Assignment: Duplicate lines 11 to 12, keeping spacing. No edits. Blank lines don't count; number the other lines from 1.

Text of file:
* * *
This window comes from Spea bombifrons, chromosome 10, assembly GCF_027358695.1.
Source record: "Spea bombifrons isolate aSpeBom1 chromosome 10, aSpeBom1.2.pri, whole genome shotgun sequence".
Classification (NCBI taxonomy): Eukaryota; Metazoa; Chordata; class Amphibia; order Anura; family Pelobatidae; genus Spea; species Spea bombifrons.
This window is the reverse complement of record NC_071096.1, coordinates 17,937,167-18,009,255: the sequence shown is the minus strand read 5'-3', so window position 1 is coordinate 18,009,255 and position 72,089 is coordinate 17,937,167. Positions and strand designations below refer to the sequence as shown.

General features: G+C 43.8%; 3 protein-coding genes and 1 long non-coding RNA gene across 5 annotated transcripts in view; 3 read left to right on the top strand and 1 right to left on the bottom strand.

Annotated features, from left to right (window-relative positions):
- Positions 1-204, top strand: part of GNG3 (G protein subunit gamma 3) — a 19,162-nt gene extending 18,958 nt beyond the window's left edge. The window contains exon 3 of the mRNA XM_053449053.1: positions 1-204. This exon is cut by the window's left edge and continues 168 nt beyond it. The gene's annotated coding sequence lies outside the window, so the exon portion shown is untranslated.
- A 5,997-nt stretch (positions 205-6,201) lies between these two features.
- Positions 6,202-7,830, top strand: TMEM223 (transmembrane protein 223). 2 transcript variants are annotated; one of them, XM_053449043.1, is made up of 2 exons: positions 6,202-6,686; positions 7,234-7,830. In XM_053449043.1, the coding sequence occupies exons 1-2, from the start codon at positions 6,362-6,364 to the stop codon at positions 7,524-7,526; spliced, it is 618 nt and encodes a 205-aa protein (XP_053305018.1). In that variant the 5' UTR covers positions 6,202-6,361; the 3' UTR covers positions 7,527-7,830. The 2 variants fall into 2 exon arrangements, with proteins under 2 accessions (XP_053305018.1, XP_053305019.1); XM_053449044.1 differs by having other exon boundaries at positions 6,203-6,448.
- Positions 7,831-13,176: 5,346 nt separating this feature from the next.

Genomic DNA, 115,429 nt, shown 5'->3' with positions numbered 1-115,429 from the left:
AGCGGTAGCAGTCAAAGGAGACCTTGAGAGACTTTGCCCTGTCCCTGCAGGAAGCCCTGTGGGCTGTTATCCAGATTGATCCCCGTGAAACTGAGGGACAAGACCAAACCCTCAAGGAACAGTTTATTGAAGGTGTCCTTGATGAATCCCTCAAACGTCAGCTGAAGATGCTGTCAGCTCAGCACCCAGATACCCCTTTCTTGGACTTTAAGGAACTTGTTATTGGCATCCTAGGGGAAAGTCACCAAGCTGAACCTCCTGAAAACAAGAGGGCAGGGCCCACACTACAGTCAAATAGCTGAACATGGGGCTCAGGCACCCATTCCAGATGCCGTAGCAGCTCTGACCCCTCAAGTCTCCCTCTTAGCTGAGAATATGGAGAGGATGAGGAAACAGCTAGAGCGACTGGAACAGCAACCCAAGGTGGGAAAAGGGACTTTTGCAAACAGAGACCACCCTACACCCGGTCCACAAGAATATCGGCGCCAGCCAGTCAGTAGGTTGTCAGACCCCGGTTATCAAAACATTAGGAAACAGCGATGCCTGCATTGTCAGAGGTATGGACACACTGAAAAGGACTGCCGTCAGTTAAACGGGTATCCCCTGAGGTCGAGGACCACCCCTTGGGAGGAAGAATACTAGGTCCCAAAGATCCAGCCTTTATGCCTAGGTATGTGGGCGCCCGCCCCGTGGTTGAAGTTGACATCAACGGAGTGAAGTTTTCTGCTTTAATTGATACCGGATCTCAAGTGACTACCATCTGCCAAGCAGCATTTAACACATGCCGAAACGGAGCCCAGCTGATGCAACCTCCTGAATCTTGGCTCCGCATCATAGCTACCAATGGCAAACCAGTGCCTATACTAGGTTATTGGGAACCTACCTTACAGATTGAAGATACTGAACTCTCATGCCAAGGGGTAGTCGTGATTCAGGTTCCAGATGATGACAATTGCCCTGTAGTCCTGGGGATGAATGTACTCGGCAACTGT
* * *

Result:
Genomic DNA, 115,429 nt, shown 5'->3' with positions numbered 1-115,429 from the left:
AGCGGTAGCAGTCAAAGGAGACCTTGAGAGACTTTGCCCTGTCCCTGCAGGAAGCCCTGTGGGCTGTTATCCAGATTGATCCCCGTGAAACTGAGGGACAAGACCAAACCCTCAAGGAACAGTTTATTGAAGGTGTCCTTGATGAATCCCTCAAACGTCAGCTGAAGATGCTGTCAGCTCAGCACCCAGATACCCCTTTCTTGGACTTTAAGGAACTTGTTATTGGCATCCTAGGGGAAAGTCACCAAGCTGAACCTCCTGAAAACAAGAGGGCAGGGCCCACACTACAGTCAAATAGCTGAACATGGGGCTCAGGCACCCATTCCAGATGCCGTAGCAGCTCTGACCCCTCAAGTCTCCCTCTTAGCTGAGAATATGGAGAGGATGAGGAAACAGCTAGAGCGACTGGAACAGCAACCCAAGGTGGGAAAAGGGACTTTTGCAAACAGAGACCACCCTACACCCGGTCCACAAGAATATCGGCGCCAGCCAGTCAGTAGGTTGTCAGACCCCGGTTATCAAAACATTAGGAAACAGCGATGCCTGCATTGTCAGAGGTATGGACACACTGAAAAGGACTGCCGTCAGTTAAACGGGTATCCCCTGAGGTCGAGGACCACCCCTTGGGAGGAAGAATACTAGGTCCCAAAGATCCAGCCTTTATGCCTAGGTATGTGGGCGCCCGCCCCGTGGTTGAAGTTGACATCAACGGAGTGAAGTTTTCTGCTTTAATTGATACCGGATCTCAAGTGACTACCATCTGCCAAGCAGCATTTAACACATGCCGAAACGGAGCCCAGCTGATGCAACCTCCTGAATCTTGGCTCCGCATCATAGCTACCAATGGCAAACCAGTGCCTATACTAGGTTATTGGGAACCTACCTTACAGATTGAAGATACTGAACTCTCATGCCAAGGGGTAGTCGTGATTCAGGTTCCAGATGATGACAATTGCCCTGTAGTCCTGGGGATGAATGTACTCGGCAACTGT